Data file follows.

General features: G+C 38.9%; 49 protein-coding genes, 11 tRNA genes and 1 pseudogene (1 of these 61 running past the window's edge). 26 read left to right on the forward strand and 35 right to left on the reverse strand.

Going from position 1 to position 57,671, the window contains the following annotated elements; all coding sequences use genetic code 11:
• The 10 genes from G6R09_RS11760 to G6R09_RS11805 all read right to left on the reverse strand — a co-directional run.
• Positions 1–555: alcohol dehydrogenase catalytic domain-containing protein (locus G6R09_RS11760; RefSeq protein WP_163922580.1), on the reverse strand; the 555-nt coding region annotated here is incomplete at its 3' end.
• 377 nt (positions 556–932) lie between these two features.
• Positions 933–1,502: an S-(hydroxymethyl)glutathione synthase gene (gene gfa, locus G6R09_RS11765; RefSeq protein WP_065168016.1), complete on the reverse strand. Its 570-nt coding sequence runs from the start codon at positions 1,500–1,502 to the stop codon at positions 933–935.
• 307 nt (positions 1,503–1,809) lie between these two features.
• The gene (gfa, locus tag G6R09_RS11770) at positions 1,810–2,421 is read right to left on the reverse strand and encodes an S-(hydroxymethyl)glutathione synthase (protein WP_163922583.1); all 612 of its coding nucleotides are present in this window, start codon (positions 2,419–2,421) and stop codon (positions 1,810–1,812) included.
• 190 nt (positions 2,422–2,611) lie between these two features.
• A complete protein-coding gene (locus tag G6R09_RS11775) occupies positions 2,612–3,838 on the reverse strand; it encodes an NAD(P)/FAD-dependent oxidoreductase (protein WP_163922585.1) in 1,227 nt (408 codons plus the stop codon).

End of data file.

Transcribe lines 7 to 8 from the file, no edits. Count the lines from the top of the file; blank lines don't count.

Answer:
• 307 nt (positions 1,503–1,809) lie between these two features.
• The gene (gfa, locus tag G6R09_RS11770) at positions 1,810–2,421 is read right to left on the reverse strand and encodes an S-(hydroxymethyl)glutathione synthase (protein WP_163922583.1); all 612 of its coding nucleotides are present in this window, start codon (positions 2,419–2,421) and stop codon (positions 1,810–1,812) included.